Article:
Of course, you can test Progressive Web App (PWA) manually just like any other web app by going through the test scenarios step by step and validating the app’s functionalities along the way. In terms of automated testing, you can easily automate PWA using the usual automation frameworks such as Selenium, Cypress, Puppeteer, Playwright, Robot, Protractor, TestProject, etc. However, there are some unique aspects of PWA that you have to pay attention to compared to normal web apps.

NOTE: When testing PWA, Google Lighthouse is your best friend. So make sure you use it extensively (DevTool).

#1. Offline Caching & Installability

Unlike normal web apps, PWA is expected to function normally despite being offline (no internet connection). PWA can pull off this magic thanks to a service worker. You should make sure that this offline requirement is satisfied by simulating degraded or no network connectivity.

Being installable is another big advantage of PWA compared to normal web apps. Users who install your PWA on their mobile devices tend to engage with it more often. So make sure that it’s installable whenever you release a new version of your PWA.

Screenshot from Lighthouse - Installability
Screenshot from Lighthouse - Installability

#2. Sensor Integration

Can your PWA work normally with a camera and mic within a browser? Integrating with sensors is a big advantage of PWA and if your PWA makes use of sensors, make sure you don’t miss that part in your testing & automation.

#3. Push Notifications

Can your PWA perform push notifications successfully within a browser? Unlike normal web apps, the ability to deploy push notifications is a big advantage of PWA. If your PWA makes use of push notifications, make sure you don’t miss them in your testing & automation.

#4. Validate PWA Splash Screen

When end-users open up your PWA from their home screen after installation, they’ll see a splash screen. This splash screen helps make your PWA feel like a native app. Make sure you configure a custom splash screen for your PWA.

#5. PWA Manifest

Make sure that your PWA has a valid web manifest. This can be done manually once in a while but it’s quite unique to PWA compared to normal web apps. Check out this manifest validator.

#6. Always HTTPS

Make sure that your PWA always redirects HTTP traffic to HTTPS. This is a must-have for PWA because PWA has to enable secure web features for all your users.

#7. Responsiveness

Of course, normal web apps must display correctly in many form factors and on many screen sizes too. This is not unique to PWA but unlike web apps, the bar for PWA is much higher which means you must increase your test coverage.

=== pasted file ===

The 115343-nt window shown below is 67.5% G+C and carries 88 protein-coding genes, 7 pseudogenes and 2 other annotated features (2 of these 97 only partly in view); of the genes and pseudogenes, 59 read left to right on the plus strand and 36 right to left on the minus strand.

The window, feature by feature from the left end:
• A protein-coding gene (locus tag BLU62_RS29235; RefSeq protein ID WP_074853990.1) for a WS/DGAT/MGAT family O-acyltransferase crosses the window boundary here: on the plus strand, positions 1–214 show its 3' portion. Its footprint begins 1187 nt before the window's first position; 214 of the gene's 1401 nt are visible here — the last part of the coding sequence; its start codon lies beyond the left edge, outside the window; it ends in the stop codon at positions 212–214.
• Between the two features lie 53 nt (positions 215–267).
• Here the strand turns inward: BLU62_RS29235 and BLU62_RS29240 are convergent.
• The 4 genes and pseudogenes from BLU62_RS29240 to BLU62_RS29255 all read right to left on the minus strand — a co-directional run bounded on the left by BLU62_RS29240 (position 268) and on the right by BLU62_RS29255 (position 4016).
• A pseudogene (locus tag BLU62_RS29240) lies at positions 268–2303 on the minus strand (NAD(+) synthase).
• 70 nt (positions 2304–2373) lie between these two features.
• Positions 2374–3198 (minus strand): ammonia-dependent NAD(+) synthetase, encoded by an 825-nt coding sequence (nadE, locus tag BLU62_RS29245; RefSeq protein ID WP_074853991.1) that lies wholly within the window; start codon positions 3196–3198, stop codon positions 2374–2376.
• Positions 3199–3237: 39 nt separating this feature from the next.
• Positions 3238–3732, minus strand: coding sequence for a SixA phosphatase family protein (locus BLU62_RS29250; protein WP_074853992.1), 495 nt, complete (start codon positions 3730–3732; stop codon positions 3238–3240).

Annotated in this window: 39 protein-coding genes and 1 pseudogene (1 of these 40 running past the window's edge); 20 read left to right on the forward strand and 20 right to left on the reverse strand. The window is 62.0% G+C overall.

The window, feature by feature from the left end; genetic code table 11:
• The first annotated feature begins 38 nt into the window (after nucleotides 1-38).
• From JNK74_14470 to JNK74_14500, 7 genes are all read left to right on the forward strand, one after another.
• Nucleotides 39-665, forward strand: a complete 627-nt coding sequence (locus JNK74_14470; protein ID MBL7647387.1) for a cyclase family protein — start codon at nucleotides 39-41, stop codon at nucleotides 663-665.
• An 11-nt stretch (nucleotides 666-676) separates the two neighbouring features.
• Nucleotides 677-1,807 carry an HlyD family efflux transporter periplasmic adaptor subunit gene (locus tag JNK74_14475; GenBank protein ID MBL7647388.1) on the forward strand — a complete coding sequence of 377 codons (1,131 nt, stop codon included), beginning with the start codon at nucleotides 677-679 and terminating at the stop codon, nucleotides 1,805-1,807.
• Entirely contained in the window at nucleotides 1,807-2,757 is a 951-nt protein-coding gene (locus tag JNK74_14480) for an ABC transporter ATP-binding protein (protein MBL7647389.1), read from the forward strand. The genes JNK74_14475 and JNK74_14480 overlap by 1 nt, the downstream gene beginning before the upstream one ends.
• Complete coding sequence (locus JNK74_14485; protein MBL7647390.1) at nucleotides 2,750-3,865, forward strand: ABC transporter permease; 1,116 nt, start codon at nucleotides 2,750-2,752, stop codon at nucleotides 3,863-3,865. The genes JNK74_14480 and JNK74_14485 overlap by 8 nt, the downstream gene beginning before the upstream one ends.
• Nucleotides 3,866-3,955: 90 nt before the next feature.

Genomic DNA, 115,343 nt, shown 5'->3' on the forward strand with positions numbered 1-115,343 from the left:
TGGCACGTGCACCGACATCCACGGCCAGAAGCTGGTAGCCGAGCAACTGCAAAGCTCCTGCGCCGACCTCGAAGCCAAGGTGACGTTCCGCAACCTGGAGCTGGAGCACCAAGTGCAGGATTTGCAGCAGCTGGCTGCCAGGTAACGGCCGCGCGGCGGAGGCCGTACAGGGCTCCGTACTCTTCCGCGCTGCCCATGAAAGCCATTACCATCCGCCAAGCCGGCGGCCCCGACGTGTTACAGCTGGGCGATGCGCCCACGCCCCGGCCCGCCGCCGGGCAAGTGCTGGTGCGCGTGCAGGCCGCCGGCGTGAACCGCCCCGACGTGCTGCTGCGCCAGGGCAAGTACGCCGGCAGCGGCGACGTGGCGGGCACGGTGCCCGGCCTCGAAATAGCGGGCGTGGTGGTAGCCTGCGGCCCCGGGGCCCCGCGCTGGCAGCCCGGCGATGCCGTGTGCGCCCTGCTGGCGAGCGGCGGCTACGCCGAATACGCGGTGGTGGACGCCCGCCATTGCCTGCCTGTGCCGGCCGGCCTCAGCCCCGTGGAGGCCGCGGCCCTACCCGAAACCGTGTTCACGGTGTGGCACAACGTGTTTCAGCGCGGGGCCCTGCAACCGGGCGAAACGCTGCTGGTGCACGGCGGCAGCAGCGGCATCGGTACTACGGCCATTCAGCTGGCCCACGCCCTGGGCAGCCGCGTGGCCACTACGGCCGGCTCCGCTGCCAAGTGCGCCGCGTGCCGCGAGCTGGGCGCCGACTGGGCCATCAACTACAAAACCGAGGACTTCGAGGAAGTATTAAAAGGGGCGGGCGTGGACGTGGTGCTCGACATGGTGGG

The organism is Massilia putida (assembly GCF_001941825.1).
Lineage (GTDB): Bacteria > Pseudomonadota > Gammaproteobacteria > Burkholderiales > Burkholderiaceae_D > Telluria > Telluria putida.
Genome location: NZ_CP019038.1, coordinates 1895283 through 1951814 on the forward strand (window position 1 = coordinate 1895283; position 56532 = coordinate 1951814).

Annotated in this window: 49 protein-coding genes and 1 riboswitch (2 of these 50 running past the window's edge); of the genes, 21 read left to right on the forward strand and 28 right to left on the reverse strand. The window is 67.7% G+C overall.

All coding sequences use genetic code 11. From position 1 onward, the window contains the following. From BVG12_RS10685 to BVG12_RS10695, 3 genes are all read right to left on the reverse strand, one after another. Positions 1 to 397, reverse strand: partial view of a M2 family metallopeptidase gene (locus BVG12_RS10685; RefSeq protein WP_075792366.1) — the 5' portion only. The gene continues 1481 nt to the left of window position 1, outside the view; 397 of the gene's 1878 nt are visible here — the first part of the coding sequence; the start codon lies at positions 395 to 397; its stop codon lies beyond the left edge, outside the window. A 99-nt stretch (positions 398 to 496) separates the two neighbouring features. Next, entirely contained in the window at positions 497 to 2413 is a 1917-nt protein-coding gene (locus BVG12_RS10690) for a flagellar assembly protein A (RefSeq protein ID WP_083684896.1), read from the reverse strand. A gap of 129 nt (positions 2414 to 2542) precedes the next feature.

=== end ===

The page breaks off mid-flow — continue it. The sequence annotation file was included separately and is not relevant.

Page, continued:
#8. Client-side Performance Testing

Take full advantage of Google Lighthouse to measure the performance of your PWA on the client-side (not to be confused with traditional performance testing that involves the responsiveness of the server).

#9. Accessibility Testing

Unlike normal web apps which don’t involve strict accessibility requirements, PWA must pass these accessibility tests. Again, Lighthouse is your best guide. Check out this blog post. The picture below shows some example accessibility problems.

Accessibility problem examples - Screenshot from Lighthouse
Accessibility problem examples - Screenshot from Lighthouse

#10. Coverage Matrix

When testing PWA, you must cover a huge matrix of browser versions, desktop OS versions, mobile OS versions, form factors, and screen sizes. Test execution must occur continuously whenever a new browser version comes out. Thus, automation is unavoidable.

Coverage Matrix

Credit: Perfecto - The 2021 Guide to Progressive Web App Testing


Testing PWA has a lot of common ground with testing normal web apps. You can reuse all your testing knowledge, tools, and skillsets so no worry. You just need to go some extra miles to check for unique PWA requirements like we examined above.

Hope it helps. Happy testing!

DISCLAIMER: I'm not affiliated with or sponsored by any of the tools mentioned in this article or the companies behind them. I receive no commission for directing traffic to those tools whatsoever. All product and company names are the registered trademarks of their original owners. The use of any trade name or trademark is for identification and reference purposes only and does not imply any association with the trademark holder or their brands.

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